By Mike Kuchar
During the course of my research, I found that sustainability of culture may be even more difficult to obtain than creating it. As Clemson University head coach Dabo Sweeney told us after his initial success, he had to train players how to fight complacency. So, I wanted to make sure I addressed all the obstacles that coaches may encounter when working to sustain a player-driven culture. Player-driven culture is without question the healthiest form of culture, yet it has its risks and may not always be attainable due to the various circumstances presented in this section. There can be several obstacles, I refer to them as constraints, that may prevent complete establishment of these competencies. How coaches navigate these waters of uncertainty is at the crux of developing sustainability in culture and as one of my sources told me, "the soil needs to be ripe to build your culture." Quite simply, he meant that all components, time, resources, support, etc., must be completely aligned to create your culture.
This Epilogue is about the six roadblocks or constraints, I found coaches were having in building and sustaining a player-driven culture. Of course, these constraints can vary based on the level you are coaching. For example, many coaches at larger collegiate programs may not have to work through financial issues, while high school programs may not need to be concerned too much with recruiting. What makes creating player-driven culture so difficult is that all parts of the program must be on board, or aligned, with the cultural initiatives. High school coaches have the liberty of time to establish this—many can stay at their current post for several years. But at the collegiate level, the administration is not as patient. There are no more five-year plans, so to speak.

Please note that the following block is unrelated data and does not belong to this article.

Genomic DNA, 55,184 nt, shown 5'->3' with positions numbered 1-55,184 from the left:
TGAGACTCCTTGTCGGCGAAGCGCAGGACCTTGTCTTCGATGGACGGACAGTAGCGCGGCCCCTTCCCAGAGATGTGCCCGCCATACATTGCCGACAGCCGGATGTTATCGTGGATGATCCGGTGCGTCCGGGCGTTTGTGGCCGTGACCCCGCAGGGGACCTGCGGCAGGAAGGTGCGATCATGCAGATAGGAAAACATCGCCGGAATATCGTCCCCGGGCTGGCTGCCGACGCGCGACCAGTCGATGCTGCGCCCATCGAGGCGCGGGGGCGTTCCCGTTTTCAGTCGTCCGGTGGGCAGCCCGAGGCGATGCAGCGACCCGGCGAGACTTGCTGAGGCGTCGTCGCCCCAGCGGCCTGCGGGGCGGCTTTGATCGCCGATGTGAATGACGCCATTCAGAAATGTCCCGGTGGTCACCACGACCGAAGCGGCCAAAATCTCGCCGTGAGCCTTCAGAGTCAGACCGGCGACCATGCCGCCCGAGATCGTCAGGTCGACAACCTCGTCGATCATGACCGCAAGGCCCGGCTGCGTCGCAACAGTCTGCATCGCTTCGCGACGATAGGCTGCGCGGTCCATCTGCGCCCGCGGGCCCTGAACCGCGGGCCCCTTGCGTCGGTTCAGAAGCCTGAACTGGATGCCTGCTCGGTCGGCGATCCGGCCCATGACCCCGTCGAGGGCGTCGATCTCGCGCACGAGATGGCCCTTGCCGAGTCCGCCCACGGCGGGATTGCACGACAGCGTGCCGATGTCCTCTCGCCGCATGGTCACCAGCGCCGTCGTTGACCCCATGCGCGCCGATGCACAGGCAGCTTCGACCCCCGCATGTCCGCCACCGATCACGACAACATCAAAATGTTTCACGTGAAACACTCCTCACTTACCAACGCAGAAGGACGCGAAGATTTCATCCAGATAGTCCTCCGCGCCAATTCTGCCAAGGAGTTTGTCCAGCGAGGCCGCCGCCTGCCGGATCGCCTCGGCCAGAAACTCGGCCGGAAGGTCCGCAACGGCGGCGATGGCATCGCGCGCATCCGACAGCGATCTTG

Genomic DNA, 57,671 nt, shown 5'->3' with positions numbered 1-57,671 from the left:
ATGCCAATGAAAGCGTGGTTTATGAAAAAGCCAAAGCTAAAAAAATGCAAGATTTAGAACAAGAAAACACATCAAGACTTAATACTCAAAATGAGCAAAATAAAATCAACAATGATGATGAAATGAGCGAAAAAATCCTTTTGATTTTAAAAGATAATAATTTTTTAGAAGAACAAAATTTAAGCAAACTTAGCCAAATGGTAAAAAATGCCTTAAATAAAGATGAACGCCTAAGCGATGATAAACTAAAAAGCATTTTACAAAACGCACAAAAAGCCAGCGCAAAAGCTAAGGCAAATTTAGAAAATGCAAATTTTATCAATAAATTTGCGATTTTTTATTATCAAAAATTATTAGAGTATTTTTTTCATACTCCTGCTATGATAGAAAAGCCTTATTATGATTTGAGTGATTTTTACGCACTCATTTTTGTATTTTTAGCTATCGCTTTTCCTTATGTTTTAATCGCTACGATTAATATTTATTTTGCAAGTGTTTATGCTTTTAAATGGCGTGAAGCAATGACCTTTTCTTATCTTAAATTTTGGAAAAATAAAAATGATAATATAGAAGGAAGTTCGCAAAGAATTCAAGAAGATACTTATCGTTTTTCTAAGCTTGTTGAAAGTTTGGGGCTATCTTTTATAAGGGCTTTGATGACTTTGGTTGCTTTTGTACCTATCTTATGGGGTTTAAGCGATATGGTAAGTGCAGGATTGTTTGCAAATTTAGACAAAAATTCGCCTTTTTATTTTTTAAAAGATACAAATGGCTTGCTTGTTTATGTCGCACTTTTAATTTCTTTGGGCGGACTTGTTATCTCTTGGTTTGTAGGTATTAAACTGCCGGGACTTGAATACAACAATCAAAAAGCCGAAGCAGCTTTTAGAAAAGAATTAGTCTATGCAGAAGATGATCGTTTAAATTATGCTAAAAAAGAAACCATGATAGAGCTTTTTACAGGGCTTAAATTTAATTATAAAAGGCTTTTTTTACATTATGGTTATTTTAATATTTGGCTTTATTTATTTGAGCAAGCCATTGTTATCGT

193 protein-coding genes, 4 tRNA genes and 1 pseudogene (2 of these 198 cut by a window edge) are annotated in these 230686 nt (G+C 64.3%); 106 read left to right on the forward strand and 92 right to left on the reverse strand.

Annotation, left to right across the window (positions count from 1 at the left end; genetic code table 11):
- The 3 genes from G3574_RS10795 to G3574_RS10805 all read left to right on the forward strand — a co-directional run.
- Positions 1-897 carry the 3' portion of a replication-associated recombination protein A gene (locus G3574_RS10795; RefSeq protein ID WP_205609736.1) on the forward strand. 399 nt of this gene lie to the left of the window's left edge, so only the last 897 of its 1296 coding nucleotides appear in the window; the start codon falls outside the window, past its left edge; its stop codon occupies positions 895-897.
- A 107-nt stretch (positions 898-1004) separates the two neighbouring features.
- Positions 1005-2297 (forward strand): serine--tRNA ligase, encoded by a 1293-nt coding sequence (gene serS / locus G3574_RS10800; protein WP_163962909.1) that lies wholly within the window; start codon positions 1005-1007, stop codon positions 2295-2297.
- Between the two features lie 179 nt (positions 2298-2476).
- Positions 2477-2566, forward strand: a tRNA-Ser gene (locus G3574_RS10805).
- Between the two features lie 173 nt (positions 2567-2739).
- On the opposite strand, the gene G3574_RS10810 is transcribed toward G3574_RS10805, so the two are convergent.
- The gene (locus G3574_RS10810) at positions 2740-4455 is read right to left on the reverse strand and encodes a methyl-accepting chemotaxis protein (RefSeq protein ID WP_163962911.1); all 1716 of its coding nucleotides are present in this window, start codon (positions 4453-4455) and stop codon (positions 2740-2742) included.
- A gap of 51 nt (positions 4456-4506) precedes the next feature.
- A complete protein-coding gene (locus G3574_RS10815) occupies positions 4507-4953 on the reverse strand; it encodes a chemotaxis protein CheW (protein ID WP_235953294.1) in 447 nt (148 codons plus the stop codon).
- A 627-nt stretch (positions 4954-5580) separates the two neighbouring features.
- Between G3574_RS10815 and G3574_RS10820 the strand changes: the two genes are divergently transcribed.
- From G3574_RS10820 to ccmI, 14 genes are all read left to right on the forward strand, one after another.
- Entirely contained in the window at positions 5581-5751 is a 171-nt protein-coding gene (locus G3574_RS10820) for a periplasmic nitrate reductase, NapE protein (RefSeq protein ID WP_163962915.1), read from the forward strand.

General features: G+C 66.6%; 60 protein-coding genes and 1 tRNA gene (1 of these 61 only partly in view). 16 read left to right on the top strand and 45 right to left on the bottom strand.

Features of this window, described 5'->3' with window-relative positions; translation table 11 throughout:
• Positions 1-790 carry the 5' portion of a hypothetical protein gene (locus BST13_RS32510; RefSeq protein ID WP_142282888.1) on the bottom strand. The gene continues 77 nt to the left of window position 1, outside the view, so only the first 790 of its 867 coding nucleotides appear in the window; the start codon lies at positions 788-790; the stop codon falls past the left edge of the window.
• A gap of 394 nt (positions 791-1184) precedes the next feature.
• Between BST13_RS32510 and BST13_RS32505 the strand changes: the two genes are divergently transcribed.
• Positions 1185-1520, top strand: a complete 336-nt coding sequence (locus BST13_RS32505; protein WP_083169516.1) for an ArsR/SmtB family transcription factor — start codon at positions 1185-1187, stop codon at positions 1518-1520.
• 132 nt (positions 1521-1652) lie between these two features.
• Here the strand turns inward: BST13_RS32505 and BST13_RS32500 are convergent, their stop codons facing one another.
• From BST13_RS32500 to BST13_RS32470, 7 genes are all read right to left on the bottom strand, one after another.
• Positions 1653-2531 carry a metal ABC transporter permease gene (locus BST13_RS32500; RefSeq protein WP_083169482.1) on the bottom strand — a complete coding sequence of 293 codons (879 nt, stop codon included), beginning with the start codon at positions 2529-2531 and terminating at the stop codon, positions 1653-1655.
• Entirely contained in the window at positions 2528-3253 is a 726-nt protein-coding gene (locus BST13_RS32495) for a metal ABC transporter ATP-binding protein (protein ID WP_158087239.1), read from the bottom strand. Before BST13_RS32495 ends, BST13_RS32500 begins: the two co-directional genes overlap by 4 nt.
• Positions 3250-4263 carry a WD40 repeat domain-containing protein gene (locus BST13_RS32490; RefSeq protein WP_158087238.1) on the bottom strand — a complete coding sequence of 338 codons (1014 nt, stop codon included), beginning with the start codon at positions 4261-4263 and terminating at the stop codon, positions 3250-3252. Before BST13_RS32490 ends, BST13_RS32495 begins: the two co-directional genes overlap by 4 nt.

Remember, the end game in a player-driven culture is always ownership, where players and coaches are given some form of autonomy to defend the core values of the program. Some coaches, like Tim Rulo, the head coach at Chillicothe High School (MO), refers to this progression as impact teaching, while others refer to it as “whole person” development, as I explained in Competency 4, Emotional Awareness. Impact teaching comes in the form of developing players in every aspect of their lives—athletically, academically, and socially. It’s a need that many feel this younger generation is thirsting for. “I see young men struggle,” Coach Rulo said. “I see grown men struggle. The struggle in dealing with conflict, how to lead, and how to get people to get on board. I feel like a lot of times I see men being passive in areas of their life as they get older because honestly, they've been spoon-fed how to do things.”